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314 Church St. | P.O. Box 12
Stevensville, Montana, 59870
Phone 406-777-5711 | Fax 406-777-0181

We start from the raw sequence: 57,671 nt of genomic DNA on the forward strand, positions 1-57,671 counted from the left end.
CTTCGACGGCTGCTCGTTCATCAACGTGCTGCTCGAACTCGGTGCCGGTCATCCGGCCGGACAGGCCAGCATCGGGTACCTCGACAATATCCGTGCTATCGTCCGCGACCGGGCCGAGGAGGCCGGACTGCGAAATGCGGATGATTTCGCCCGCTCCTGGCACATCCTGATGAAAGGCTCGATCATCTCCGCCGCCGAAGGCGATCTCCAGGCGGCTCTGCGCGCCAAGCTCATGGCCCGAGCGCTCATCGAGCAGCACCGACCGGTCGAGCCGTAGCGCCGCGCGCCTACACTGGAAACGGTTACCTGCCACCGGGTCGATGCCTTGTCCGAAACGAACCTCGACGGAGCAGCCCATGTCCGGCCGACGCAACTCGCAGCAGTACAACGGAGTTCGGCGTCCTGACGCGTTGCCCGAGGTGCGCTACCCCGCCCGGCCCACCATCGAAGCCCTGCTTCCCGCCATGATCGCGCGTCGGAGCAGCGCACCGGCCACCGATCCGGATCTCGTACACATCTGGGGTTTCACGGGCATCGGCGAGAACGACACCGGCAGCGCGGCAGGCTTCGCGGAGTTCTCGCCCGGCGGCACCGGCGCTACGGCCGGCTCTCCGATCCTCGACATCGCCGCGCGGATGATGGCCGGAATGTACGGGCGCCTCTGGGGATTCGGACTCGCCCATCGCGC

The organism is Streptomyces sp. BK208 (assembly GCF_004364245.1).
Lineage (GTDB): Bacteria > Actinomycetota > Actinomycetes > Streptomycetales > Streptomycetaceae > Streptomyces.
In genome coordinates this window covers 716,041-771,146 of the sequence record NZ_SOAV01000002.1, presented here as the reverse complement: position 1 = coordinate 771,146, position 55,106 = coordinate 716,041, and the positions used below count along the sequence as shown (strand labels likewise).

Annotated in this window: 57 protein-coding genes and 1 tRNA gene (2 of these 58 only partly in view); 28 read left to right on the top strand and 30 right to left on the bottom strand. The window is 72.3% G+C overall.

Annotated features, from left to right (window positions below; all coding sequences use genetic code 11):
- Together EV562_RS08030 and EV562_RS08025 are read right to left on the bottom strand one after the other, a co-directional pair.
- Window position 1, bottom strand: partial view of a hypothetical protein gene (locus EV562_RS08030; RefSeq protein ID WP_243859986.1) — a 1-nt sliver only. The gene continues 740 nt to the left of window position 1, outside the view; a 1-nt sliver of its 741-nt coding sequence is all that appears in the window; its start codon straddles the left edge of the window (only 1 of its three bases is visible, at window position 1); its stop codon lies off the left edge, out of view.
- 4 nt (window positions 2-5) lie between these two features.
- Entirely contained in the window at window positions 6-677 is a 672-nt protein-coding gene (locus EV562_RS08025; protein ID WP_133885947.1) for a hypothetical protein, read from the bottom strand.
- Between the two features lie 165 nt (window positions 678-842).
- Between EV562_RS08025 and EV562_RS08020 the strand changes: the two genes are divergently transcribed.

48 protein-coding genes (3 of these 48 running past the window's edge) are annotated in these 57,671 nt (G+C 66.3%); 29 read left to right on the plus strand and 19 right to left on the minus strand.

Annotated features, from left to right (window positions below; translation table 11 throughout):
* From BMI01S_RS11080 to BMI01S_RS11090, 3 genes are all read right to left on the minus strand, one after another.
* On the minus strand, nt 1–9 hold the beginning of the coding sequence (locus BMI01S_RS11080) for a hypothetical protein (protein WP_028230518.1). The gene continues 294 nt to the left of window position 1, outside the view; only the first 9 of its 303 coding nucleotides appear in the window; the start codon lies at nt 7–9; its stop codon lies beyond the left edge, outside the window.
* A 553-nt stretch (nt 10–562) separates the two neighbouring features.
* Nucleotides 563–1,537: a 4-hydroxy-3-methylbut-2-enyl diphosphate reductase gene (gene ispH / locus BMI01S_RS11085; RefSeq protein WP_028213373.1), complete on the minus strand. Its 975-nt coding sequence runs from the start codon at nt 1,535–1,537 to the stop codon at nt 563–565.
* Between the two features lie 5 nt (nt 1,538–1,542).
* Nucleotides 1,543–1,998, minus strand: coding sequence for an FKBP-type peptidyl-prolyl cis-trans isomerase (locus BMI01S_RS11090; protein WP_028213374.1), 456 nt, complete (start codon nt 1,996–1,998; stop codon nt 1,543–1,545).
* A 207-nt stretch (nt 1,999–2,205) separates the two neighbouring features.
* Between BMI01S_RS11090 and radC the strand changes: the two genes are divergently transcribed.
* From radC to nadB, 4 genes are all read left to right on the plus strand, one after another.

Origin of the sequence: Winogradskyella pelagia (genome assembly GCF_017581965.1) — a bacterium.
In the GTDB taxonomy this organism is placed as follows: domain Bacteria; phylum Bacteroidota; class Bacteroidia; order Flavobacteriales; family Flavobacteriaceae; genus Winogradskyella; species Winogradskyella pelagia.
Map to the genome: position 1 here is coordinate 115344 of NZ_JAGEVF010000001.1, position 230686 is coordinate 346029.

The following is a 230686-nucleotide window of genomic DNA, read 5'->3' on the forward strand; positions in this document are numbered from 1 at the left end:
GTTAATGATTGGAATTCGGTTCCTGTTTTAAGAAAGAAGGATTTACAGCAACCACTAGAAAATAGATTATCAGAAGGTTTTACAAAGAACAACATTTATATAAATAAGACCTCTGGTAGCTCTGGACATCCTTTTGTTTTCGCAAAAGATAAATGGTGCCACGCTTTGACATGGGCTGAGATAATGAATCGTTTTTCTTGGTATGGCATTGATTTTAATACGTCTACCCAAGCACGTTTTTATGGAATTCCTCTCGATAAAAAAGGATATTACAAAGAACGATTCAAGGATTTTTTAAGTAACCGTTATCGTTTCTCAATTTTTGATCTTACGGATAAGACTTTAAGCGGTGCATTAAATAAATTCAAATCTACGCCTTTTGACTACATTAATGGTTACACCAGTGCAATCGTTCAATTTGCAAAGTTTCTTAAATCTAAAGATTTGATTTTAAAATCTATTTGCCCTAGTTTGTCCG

Email: whitesittfh@gmail.com

Douglas Jon Sabol

Died: Sat., Dec. 19, 2015

Memorial Mass

11:00 AM Sat., Jan. 09, 2016
Location: St. Ann Catholic Church